The US Food and Drug Administration (FDA) last month warned Indian generic drugmaker Lupin Limited over three good manufacturing practice (GMP) violations at its facility in Maharashtra, India that identified issues with the company’s written procedures for equipment cleaning, its written procedures for monitoring and controlling the performance of processing steps and the “failure to investigate all critical deviations.”
The FDA said the company “performed multiple risk assessments with the purpose to verify whether existing cleaning procedures and practices eliminate or reduce genotoxic impurities … generated through the manufacture of [redacted] drugs after you detected [redacted] impurities in your [active pharmaceutical ingredient] API.” The company also performed risk assessments to determine whether its cleaning procedures reduced the risk of cross-contamination of intermediates and API. However, FDA said the risk assessments “lacked data to support that existing equipment cleaning procedures are effective in removing [redacted] along with residual API from each respective piece of equipment to acceptable levels. “The identification of genotoxic impurities in quantities near their established limits suggests excursions are possible. All intermediates and API manufactured on non-dedicated equipment used to manufacture [redacted] drugs should be subject to validated sampling and analytical testing to ensure they are not contaminated with unacceptable levels of genotoxic impurities,” FDA said.
At heart this warning letter shows a major weakness in many company’s risk management approach, they use the risk assessment to replace technical inquiry, instead of as a tool to determine the appropriateness of technical understanding and as a way to manage the uncertainty around technical knowledge.
A significant point in the current Q9 draft is to deal with this issue, which we see happen again and again. Risk management cannot tell you whether your cleaning procedures are effective or not. Only a validated testing scheme can. Risk management looks at the aggregate and evaluates possibilities.
It’s not. This guidance is just one big “calm down people” letter from the agency. They publish these sorts of guidance every now and then because we as an industry can sometimes learn the wrong lessons.
In July 2022, the U.S. FDA issued a Warning Letterto the U.S. American company “Jost Chemical Co.” after having inspected its site in January 2022. The warning letter listedfour significant areas:
“Failure of your quality unit to ensure that quality-related complaints are investigated and resolved, and failure to extend investigations to other batches that may have been associated with a specific failure or deviation.”
“Failure to establish adequate written procedures for cleaning equipment and its release for use in manufacture of API.”
“Failure to ensure that all test procedures are scientifically sound and appropriate to ensure that your API conform to established standards of quality and purity, and failure to ensure laboratory data is complete and attributable.”
“Failure to exercise sufficient controls over computerized systems to prevent unauthorized access or changes to data, and failure to establish and follow written procedures for the operation and maintenance of your computerized systems.”
I offer them the above clip as a good mini-training. I recently watched the show, and my wife thought I was going to have several heart attacks.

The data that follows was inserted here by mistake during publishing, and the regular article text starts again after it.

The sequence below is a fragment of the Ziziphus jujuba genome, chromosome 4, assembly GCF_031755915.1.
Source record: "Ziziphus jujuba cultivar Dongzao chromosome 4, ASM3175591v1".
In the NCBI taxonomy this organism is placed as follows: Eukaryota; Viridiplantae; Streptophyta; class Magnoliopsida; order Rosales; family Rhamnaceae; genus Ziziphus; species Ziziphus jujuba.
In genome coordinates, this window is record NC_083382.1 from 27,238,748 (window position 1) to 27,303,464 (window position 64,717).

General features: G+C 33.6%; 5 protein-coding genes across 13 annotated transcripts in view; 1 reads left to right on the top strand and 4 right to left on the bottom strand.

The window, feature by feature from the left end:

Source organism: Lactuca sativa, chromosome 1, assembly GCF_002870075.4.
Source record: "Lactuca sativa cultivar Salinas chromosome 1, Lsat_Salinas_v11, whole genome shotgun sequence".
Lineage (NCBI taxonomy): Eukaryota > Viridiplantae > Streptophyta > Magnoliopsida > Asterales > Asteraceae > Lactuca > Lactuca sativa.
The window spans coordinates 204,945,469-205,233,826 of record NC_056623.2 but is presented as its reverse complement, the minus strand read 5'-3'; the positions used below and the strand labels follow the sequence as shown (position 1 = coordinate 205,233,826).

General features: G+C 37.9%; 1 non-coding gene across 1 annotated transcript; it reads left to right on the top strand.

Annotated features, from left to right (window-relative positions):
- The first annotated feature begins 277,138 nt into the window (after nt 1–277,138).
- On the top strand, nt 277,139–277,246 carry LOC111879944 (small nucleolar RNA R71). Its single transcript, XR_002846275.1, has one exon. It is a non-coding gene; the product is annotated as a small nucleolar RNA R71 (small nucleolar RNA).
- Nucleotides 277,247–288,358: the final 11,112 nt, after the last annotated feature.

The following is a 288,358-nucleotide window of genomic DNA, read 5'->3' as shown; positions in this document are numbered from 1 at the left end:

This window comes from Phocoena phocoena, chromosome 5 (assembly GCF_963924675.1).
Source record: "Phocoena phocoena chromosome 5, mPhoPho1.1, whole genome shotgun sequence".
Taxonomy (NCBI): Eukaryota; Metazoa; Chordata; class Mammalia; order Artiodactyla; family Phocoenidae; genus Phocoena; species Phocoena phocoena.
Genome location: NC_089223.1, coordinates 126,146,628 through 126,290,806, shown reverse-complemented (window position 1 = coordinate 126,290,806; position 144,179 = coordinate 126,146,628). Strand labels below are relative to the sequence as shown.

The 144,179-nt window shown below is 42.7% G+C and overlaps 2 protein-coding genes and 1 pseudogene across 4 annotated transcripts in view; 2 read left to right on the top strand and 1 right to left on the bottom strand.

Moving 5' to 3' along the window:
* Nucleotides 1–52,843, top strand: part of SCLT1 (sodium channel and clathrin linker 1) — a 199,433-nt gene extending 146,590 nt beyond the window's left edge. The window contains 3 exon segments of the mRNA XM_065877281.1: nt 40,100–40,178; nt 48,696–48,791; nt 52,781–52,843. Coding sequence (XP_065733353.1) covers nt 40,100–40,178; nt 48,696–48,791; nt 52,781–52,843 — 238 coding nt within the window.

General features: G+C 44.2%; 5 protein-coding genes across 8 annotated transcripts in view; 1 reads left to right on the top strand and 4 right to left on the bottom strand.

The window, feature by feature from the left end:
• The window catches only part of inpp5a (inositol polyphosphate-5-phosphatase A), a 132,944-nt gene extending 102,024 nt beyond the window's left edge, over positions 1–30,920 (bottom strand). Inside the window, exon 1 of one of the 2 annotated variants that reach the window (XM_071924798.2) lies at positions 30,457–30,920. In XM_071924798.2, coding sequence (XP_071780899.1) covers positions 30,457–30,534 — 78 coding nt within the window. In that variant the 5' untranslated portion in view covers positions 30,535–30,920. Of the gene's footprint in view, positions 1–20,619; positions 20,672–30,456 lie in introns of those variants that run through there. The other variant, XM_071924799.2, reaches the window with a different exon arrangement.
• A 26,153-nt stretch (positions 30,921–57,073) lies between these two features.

In a serious nature, please do not short your efforts in data integrity.
In general, this report has few real planned actions and does not fill me with the hope of internal changes driving improvement.
One of the recommendations really stood out to me. Finding 2 states “Inadequate processes and lack of clarity related to whistleblower complaints may have delayed the FDA’s response to those complaints. A complaint sent via mail and other delivery systems by a confidential informant to agency leaders at FDA’s White Oak campus was not delivered to the addressees.”
Recommendation: The FDA should identify clear definitions for the terms “whistleblower,” “confidential informant,” and “informant,” and develop policies and provide training to staff regarding how to identify, escalate, and appropriately manage confidentiality of such complaints. The agency should also consider connecting complaints from such individuals to information received from product safety complaints, and product manufacturing concerns systems to support more complete access to all safety information. The FDA is evaluating how best to integrate this data to gain a holistic view of all FDA-regulated products and/or manufacturing facilities. The FDA should also review and update its mail and package delivery procedures to ensure that all mail and packages are delivered and received by addressees in a timely manner.
FDA Evaluation of Infant Formula Response
There is a real lack of whistleblower protection in this industry. Often when you hear about a crisis, from baby formula to Theranos to the opioid epidemic you have you have to ask “where were the good people at that company.” It can be rather disheartening. It has long been worrisome that the FDA does not have strong whistleblower protection in place, and to see how definitely that contributed to this debacle is just plain scary.
There is a strong case to be made that enforcement actions take way too long with the FDA, and as a result our drug and food supply are less safe than they should be.
Take the consent decree from last week with Morton Grove Pharmaceuticals Inc. The Warning Letter was from March 2017 from an Inspection that ended in February 2016. So from inspection to consent decree, it took over five-and-a-half years. No matter where you sit on the regulatory action landscape, I hope you see a problem with that timing.